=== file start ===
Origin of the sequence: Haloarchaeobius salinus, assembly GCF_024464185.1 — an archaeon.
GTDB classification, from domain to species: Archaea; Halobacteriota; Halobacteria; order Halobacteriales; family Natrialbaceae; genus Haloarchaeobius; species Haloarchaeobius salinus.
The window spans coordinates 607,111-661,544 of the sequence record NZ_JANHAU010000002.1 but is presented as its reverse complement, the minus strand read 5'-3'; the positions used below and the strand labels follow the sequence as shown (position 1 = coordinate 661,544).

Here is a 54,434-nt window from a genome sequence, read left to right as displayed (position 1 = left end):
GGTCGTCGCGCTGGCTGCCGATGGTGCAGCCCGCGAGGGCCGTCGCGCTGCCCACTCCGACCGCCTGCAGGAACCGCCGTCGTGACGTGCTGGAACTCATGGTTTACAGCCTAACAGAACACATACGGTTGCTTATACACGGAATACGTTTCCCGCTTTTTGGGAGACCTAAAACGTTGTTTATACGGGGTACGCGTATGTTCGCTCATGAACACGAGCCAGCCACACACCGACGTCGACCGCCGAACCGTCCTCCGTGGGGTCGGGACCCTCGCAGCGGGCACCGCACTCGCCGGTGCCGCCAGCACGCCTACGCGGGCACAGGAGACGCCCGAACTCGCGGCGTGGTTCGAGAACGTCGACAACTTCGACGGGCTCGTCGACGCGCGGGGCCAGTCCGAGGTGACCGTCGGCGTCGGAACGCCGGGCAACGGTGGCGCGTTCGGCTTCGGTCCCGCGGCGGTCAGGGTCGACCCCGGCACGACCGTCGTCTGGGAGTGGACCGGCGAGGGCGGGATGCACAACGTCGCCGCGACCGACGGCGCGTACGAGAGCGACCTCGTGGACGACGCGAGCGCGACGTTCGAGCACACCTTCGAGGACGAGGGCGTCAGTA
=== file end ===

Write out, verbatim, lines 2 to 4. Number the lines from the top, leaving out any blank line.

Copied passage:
GTDB classification, from domain to species: Archaea; Halobacteriota; Halobacteria; order Halobacteriales; family Natrialbaceae; genus Haloarchaeobius; species Haloarchaeobius salinus.
The window spans coordinates 607,111-661,544 of the sequence record NZ_JANHAU010000002.1 but is presented as its reverse complement, the minus strand read 5'-3'; the positions used below and the strand labels follow the sequence as shown (position 1 = coordinate 661,544).

Here is a 54,434-nt window from a genome sequence, read left to right as displayed (position 1 = left end):